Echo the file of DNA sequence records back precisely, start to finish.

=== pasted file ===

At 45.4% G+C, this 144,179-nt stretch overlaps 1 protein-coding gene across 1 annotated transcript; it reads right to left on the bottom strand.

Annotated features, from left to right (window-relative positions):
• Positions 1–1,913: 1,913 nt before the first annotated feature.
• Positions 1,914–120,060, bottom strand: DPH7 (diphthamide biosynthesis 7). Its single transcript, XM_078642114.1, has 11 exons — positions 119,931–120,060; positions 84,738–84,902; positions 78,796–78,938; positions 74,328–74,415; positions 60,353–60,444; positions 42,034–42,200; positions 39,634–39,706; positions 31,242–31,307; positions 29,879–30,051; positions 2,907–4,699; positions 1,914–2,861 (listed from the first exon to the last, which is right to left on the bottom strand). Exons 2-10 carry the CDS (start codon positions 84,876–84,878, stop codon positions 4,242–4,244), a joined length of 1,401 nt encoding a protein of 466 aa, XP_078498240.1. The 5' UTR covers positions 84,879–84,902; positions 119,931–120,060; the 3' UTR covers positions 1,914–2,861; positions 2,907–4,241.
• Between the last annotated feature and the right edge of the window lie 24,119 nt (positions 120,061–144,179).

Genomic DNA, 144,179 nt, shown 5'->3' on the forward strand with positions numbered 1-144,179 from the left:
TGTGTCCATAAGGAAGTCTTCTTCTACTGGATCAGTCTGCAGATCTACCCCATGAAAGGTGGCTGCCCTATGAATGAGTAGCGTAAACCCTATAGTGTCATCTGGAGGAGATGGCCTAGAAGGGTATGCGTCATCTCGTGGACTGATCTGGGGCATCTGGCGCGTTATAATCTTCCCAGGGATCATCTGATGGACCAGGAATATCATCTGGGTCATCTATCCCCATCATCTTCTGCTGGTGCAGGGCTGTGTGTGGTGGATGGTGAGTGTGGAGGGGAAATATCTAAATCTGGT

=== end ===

At 45.4% G+C, this 144,179-nt stretch overlaps 1 protein-coding gene across 1 annotated transcript; it reads right to left on the bottom strand.

Annotated features, from left to right (window-relative positions):
• Positions 1–1,913: 1,913 nt before the first annotated feature.
• Positions 1,914–120,060, bottom strand: DPH7 (diphthamide biosynthesis 7). Its single transcript, XM_078642114.1, has 11 exons — positions 119,931–120,060; positions 84,738–84,902; positions 78,796–78,938; positions 74,328–74,415; positions 60,353–60,444; positions 42,034–42,200; positions 39,634–39,706; positions 31,242–31,307; positions 29,879–30,051; positions 2,907–4,699; positions 1,914–2,861 (listed from the first exon to the last, which is right to left on the bottom strand). Exons 2-10 carry the CDS (start codon positions 84,876–84,878, stop codon positions 4,242–4,244), a joined length of 1,401 nt encoding a protein of 466 aa, XP_078498240.1. The 5' UTR covers positions 84,879–84,902; positions 119,931–120,060; the 3' UTR covers positions 1,914–2,861; positions 2,907–4,241.
• Between the last annotated feature and the right edge of the window lie 24,119 nt (positions 120,061–144,179).

Genomic DNA, 144,179 nt, shown 5'->3' on the forward strand with positions numbered 1-144,179 from the left:
TGTGTCCATAAGGAAGTCTTCTTCTACTGGATCAGTCTGCAGATCTACCCCATGAAAGGTGGCTGCCCTATGAATGAGTAGCGTAAACCCTATAGTGTCATCTGGAGGAGATGGCCTAGAAGGGTATGCGTCATCTCGTGGACTGATCTGGGGCATCTGGCGCGTTATAATCTTCCCAGGGATCATCTGATGGACCAGGAATATCATCTGGGTCATCTATCCCCATCATCTTCTGCTGGTGCAGGGCTGTGTGTGGTGGATGGTGAGTGTGGAGGGGAAATATCTAAATCTGGT